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‘I’m the most devastating fighter on the planet’
Normal 0NEW YORK (BASN) — WBA heavyweight champion David Haye (24-1, 22 KOs) returns to his native England for his second title defense against 2000 Olympic gold medalist Audley Harrison (27-4, 20 KOs).
The bout will occur on Saturday, November 13, in what should be a sellout crowd at the M.E.N. Arena in Manchester, England. “Haye vs. Harrison: Best Enemies” is the first all-British world heavyweight championship fight since Lennox Lewis bested Frank Bruno 17 years ago in what was an epic fight.
The boxing world will pay close attention, but Haye doesn’t believe Harrison deserves such a spotlight. “I don’t believe Audley deserves it a shot at the heavyweight title,” Haye said during press conference to announce the fight.
“But fortunately or unfortunately for him depending on how you look at it, there’s enough people that want to see him finally get destroyed. He’s going to get completely annihilated.”
Haye added: “I get more e-mails to fight Audley Harrison than anyone else in the world. Everyone feels passionately that they want me to finally close the curtain on the joke that’s the Audley Harrison show.”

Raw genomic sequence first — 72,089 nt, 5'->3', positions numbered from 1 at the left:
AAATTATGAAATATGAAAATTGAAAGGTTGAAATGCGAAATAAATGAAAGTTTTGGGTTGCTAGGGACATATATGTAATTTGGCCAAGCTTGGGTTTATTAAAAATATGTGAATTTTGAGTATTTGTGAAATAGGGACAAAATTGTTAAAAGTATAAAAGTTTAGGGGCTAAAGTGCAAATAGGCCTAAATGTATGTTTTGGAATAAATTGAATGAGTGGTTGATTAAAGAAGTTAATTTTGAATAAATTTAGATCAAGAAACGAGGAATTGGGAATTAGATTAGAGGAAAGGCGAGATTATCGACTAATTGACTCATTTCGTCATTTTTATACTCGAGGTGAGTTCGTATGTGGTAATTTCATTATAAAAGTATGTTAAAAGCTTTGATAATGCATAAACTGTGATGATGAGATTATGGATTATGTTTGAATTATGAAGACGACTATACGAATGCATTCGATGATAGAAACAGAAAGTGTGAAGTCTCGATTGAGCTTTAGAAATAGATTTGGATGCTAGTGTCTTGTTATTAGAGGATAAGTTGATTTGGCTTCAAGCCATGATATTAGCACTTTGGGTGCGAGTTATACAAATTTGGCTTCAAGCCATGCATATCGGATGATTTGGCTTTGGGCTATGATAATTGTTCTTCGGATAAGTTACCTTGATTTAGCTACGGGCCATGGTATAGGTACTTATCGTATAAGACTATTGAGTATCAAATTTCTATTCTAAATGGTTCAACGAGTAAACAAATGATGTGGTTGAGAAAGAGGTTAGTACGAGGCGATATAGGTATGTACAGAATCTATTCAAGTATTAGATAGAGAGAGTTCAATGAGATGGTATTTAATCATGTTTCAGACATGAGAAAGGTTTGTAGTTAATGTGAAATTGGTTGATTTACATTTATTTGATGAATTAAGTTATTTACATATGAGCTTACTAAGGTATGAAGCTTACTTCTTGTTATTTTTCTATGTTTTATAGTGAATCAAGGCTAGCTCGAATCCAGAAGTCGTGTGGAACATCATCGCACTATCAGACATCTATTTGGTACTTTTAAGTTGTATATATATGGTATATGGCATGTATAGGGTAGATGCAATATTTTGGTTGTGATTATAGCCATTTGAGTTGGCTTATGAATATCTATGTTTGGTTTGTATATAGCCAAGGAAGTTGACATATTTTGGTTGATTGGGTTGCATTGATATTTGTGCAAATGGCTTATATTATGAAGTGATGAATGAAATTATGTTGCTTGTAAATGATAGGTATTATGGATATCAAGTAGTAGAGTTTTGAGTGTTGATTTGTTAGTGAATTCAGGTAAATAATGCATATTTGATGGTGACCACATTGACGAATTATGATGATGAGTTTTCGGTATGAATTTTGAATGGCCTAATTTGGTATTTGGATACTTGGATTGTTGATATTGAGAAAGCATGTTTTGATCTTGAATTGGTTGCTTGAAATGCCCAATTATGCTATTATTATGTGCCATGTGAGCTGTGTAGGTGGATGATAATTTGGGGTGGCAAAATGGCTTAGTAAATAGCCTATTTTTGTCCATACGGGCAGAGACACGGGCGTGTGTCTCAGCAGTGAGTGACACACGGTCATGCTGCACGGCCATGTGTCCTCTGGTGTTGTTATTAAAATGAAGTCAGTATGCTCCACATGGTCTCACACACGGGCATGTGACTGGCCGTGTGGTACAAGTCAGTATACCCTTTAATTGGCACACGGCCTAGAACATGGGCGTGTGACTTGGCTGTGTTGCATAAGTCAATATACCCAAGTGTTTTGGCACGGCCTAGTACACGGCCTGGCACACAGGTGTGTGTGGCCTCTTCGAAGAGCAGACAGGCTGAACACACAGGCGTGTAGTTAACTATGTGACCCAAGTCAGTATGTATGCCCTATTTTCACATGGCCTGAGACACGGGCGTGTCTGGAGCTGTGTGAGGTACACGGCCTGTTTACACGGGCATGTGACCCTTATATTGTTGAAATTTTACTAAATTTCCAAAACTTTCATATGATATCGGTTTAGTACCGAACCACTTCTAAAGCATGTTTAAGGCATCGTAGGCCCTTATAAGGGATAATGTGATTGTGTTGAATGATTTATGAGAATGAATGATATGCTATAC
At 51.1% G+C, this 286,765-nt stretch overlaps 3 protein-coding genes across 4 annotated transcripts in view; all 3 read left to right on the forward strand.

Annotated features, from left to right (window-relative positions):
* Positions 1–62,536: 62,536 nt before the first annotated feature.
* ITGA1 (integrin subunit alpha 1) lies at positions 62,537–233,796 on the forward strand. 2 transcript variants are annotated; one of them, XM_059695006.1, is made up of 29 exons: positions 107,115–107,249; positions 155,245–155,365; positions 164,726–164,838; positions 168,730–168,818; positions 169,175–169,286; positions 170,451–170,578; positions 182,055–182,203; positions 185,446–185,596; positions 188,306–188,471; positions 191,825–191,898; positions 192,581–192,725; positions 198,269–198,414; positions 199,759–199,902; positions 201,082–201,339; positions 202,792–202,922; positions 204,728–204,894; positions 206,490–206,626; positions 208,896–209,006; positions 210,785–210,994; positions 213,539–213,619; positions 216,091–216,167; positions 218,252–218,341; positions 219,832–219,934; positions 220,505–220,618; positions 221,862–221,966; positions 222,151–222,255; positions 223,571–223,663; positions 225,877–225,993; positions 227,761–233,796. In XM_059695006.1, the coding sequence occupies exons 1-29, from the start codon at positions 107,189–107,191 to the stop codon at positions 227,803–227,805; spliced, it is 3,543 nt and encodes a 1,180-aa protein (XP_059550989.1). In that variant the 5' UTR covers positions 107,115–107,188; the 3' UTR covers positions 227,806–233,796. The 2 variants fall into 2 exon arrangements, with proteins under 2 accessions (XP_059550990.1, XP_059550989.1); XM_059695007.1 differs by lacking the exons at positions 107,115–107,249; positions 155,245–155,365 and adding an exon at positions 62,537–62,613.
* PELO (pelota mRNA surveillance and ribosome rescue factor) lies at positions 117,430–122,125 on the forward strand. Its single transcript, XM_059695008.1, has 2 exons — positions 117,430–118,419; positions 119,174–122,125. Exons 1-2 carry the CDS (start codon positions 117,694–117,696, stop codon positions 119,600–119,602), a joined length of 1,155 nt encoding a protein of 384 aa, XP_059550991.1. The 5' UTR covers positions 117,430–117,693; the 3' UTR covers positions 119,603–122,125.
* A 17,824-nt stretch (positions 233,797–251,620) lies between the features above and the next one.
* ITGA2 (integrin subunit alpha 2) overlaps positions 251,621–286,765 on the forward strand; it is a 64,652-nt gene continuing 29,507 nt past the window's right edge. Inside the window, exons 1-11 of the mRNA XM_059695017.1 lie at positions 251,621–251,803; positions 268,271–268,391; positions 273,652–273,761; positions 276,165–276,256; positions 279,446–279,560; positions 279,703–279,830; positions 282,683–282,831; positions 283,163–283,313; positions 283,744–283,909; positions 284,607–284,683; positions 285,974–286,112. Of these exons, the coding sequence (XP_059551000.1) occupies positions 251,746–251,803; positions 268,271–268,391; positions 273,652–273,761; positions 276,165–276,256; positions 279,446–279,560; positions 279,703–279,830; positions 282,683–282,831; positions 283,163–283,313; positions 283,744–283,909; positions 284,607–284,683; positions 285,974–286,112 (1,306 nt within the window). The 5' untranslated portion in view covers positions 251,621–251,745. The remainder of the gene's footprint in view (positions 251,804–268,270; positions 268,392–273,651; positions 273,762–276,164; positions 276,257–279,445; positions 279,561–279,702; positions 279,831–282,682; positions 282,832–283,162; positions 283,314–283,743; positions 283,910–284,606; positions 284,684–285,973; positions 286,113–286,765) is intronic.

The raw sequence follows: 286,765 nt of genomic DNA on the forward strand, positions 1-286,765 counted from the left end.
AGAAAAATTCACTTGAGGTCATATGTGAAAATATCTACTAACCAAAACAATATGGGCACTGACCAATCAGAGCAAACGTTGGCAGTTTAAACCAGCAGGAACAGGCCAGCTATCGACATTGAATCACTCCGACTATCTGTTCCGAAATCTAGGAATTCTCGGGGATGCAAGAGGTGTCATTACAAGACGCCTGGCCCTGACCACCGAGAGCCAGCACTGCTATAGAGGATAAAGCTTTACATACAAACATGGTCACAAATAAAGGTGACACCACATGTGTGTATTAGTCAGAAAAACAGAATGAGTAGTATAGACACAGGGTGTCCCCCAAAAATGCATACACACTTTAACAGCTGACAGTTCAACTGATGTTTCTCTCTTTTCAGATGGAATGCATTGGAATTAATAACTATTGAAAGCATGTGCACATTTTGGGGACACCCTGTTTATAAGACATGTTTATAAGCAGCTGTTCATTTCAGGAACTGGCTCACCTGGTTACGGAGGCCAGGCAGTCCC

Although Harrison is an Olympic gold medal winner, many people consider him a tremendous disappointment. Harrison’s losses to Danny Williams, Dominick Guinn, Martin Rogan, and a shock KO defeat to Martin Rogan left a bad taste in everyone’s mouth.
But Harrison has been on a roll in the last year. On October 2, 2009, Harrison fought three times in one night to win Britain’s critically acclaimed “Prizefighter.” The heavyweight tournament win solidified a rematch with European champion Michael Sprott. Harrison was losing the fight badly.
“Audley knows me,” Haye continued. “He’s known me for years.
He knows how devastating I am in the ring. He’s tasted, first hand, in sparring sessions. He knows what character I am. I’m no joke – at all!”Harrison acknowledged Haye’s power, but appeared unfazed by the champion’s rants. “I am ecstatic that I’m getting a shot at a heavyweight champion,” Harrison said. “I’m doubly ecstatic that it’s against David Haye — a guy that I groomed.”
“When I was 29 and an Olympic champion, David was 19. Yes, I know David Haye very well. Yes I have tasted his punches and tasted his power.
He never ever hurt me. He never, ever knocked me out in those training sessions although he tried.”
Harrison guarantees that he will unseat Haye and that it’s his destiny to win a heavyweight title. But Haye too has the power to crush Harrison’s dreams.
“What you need to realize is that this is my destiny,” Harrison told Haye. “Trust me when I tell you that at some point in the fight, my left hand, at some point in that fight, is going to land on your chin.”
Haye was quick to point out “once the bell rings, I am the most devastating fighter on the planet. [Harrison] knows how devastating I am in the ring.”
The boxing world can point to Haye’s destruction of Jean Marc-Mormeck, Enzo Maccarinelli, Monte Barrett, and John Ruiz as proof as to how devastating and explosive a puncher he is in the ring.